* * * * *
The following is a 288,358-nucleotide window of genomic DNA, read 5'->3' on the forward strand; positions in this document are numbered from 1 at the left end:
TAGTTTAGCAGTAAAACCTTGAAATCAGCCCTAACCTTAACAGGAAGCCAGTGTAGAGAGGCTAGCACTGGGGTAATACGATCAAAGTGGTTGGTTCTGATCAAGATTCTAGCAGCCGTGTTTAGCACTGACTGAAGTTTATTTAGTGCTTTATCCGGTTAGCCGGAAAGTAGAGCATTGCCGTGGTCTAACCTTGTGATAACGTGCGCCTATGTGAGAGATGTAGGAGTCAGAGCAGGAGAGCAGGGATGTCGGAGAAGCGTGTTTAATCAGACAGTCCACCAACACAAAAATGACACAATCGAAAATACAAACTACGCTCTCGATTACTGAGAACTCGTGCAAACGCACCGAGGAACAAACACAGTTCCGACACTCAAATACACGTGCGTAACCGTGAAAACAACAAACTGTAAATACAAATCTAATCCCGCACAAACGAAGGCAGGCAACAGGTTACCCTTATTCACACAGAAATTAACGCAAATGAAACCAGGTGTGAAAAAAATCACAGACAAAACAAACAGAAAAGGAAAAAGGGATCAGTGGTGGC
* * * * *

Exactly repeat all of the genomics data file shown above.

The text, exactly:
The following is a 288,358-nucleotide window of genomic DNA, read 5'->3' on the forward strand; positions in this document are numbered from 1 at the left end:
TAGTTTAGCAGTAAAACCTTGAAATCAGCCCTAACCTTAACAGGAAGCCAGTGTAGAGAGGCTAGCACTGGGGTAATACGATCAAAGTGGTTGGTTCTGATCAAGATTCTAGCAGCCGTGTTTAGCACTGACTGAAGTTTATTTAGTGCTTTATCCGGTTAGCCGGAAAGTAGAGCATTGCCGTGGTCTAACCTTGTGATAACGTGCGCCTATGTGAGAGATGTAGGAGTCAGAGCAGGAGAGCAGGGATGTCGGAGAAGCGTGTTTAATCAGACAGTCCACCAACACAAAAATGACACAATCGAAAATACAAACTACGCTCTCGATTACTGAGAACTCGTGCAAACGCACCGAGGAACAAACACAGTTCCGACACTCAAATACACGTGCGTAACCGTGAAAACAACAAACTGTAAATACAAATCTAATCCCGCACAAACGAAGGCAGGCAACAGGTTACCCTTATTCACACAGAAATTAACGCAAATGAAACCAGGTGTGAAAAAAATCACAGACAAAACAAACAGAAAAGGAAAAAGGGATCAGTGGTGGC